Imperialism and Colonialism

Consider how criticism might engage with race and religion (through two texts)

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Race and religion can form vital parts of any play or novel; history has proved that tension, be it through different religions/ races of people, has stirred up many conflicts. In this essay, I will refer to two texts namely ‘The Jew of Malta’ by Christopher Marlowe and ‘The Heart of Darkness’ by Joseph Conrad. I would like to show how criticism can engage from a story and that we can see the undertones of the text that shows racial and religious streams of thought and action. These narratives both show the act of colonialism/countries powers, which are true accounts of the Christian colonizers and the Turkish Siege of Malta as well as King Leopold and the Belgium Congo.

The Jew of Malta – Christopher Marlowe

Initially, The Jew of Malta resonates with themes of religious tension, which was a parallel to the time, in the sixteenth century. There were not many Jews in England during this time. Jews in England secretly practiced. Many Jews who were born into the Jewish faith either converted or pretended to be Christians. Criticism can be pointed not only towards the non-secular people in England but also where this play tries to deal with the anti-semitic feeling that was rife throughout the whole of Europe. The Jewish people did not believe in Christianity, so they were a threat to social order. English Protestants felt that Jews were outsiders as well as Muslims and Catholics. Marlowe forces the reader to re-examine the factors that were the start of internationalism. It makes the reader comment about the internal affairs at that time. The subject of commerce and internationalism had a role in the unfolding drama that could be equal to the effects of antisemitism.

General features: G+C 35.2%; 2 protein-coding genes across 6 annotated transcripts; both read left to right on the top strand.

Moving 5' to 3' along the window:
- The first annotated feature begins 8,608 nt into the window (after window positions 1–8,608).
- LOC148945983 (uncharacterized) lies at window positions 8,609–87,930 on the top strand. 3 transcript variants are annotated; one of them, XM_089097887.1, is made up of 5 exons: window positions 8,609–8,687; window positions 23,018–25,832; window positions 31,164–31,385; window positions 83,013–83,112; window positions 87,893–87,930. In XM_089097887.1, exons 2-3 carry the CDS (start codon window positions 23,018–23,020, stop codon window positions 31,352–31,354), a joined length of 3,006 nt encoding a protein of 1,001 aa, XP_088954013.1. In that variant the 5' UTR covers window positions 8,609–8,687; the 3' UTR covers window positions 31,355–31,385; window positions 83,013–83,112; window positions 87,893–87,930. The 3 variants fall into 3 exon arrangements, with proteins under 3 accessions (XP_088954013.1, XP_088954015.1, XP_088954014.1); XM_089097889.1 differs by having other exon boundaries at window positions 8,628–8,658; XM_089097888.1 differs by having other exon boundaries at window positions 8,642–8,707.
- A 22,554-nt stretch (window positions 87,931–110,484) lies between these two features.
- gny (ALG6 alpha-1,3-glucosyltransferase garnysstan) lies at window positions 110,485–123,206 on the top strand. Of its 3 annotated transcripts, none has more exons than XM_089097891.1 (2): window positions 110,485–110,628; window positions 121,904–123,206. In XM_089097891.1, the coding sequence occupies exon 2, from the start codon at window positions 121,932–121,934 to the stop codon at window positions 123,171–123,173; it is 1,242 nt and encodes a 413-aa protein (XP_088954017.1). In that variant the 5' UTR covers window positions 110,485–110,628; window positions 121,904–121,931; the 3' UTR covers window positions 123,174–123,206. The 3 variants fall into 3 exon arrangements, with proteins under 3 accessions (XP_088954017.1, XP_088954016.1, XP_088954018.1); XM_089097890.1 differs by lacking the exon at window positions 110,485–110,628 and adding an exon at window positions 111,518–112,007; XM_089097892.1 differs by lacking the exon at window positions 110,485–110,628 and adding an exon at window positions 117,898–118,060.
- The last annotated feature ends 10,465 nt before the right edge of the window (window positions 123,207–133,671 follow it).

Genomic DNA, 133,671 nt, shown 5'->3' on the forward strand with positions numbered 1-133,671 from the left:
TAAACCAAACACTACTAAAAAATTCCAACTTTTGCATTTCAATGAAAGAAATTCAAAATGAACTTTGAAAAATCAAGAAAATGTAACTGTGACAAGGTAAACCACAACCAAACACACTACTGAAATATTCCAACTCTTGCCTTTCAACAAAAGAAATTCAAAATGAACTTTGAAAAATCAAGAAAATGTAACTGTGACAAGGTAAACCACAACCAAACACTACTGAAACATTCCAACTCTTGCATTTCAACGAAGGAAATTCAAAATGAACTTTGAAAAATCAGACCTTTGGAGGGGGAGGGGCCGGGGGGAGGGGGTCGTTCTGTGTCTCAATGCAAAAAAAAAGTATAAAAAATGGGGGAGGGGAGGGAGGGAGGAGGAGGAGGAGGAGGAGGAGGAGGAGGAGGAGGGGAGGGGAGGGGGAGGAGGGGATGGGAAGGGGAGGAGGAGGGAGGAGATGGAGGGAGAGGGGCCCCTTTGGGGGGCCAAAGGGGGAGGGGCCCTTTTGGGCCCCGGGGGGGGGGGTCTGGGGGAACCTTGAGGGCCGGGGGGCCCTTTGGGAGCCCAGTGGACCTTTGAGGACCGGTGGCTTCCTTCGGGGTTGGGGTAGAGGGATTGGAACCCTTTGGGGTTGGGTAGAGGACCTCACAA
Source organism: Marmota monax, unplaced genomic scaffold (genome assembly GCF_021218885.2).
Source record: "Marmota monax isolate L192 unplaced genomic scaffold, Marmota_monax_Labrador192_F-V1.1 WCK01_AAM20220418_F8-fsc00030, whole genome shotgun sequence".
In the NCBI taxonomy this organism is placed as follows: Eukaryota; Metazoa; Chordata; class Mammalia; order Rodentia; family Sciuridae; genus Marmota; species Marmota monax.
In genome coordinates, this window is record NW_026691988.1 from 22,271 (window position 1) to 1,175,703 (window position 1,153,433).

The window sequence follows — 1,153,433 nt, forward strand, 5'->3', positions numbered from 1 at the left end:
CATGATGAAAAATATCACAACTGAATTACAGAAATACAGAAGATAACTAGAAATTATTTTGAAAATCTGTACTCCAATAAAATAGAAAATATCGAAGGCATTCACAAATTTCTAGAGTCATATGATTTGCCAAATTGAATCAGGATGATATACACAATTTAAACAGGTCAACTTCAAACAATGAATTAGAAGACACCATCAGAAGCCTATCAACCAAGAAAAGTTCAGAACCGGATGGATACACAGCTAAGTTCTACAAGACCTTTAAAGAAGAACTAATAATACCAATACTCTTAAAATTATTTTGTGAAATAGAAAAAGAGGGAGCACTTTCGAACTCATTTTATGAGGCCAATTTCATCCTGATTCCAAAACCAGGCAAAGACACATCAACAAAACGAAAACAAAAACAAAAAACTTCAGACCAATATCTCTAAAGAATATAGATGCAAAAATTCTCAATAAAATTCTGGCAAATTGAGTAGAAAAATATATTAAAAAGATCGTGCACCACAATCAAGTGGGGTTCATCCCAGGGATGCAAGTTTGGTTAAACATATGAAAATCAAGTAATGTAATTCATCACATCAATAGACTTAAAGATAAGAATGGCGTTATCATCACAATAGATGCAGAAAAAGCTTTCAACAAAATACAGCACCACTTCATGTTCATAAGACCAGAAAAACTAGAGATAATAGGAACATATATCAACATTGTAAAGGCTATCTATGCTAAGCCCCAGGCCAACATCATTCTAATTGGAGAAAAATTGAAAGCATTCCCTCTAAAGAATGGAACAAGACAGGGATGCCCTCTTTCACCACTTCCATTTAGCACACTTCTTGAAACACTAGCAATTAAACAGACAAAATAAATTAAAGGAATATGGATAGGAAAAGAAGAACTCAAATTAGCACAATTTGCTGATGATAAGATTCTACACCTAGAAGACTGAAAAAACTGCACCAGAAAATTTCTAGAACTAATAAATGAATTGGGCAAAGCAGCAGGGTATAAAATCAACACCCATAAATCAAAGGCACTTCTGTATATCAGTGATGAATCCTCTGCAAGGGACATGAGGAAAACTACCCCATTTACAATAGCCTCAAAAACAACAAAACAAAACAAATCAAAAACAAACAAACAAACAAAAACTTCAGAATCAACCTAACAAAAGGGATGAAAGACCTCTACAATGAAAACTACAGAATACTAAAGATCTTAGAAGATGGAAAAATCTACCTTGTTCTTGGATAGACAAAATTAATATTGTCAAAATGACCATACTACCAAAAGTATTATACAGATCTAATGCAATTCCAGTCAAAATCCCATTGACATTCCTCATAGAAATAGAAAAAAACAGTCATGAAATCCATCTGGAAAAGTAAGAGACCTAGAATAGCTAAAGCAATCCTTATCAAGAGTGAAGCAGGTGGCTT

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A Larger World Opens – A Look at Imperialism and Colonialism

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What made the Europeans so eager for expansion and control? Their vast empires stretched all across the world which led to trade and capitalism as we now it. As early as the 1400s Europe was aware of the high culture in China and overland trade routes to far off continents such as Asia. The only problem was that these trade routes were wholly Muslim enterprises. Not only were Chinese products being brought back but also Indian, as the trade for luxury in The West prospered. Unfortunately, at the time, the rise of the Ottoman Empire led to the curtailing of this trade, which instead of slowing down trade, led to the rise of sea travel and trade routes. European countries now wanted a slice of the profits to be made from the far away countries, not only Asia but also the Americas. Thus the first roots of Imperialism and Colonialism started to manifest.

Seas were precarious places and ships had to battle fierce waters and long distances, but the journeys were still made to be the first to conquer. In 1450, the Portuguese started to sponsor trade routes and in 1488 Bartolomeu Dias made crucial advances around the Cape of Good Hope, as he went looking for African gold and spices.  Vasco De Gama sailed to the Indian Ocean and the West Indies. Also, explorer Pedro Alvarez Cabral ended up in Brazil by way of winds and tides from his Portuguese base which led to their claim of the land. These were intrepid voyages but were vital in opening trade and establishing colonies.  It was actually the Italian explorer Christopher Columbus in 1492 that coined the phrase the Columbian Exchange which saw the Old World marry up with the New World as all kinds of good were to be transported to the Americas. Also in 1510, the Portuguese had landed in Goa, India, and as far as Macau marking their position as the domineering country. The world was expanding and the Portuguese took the initiative to have the control of most profitable routes.

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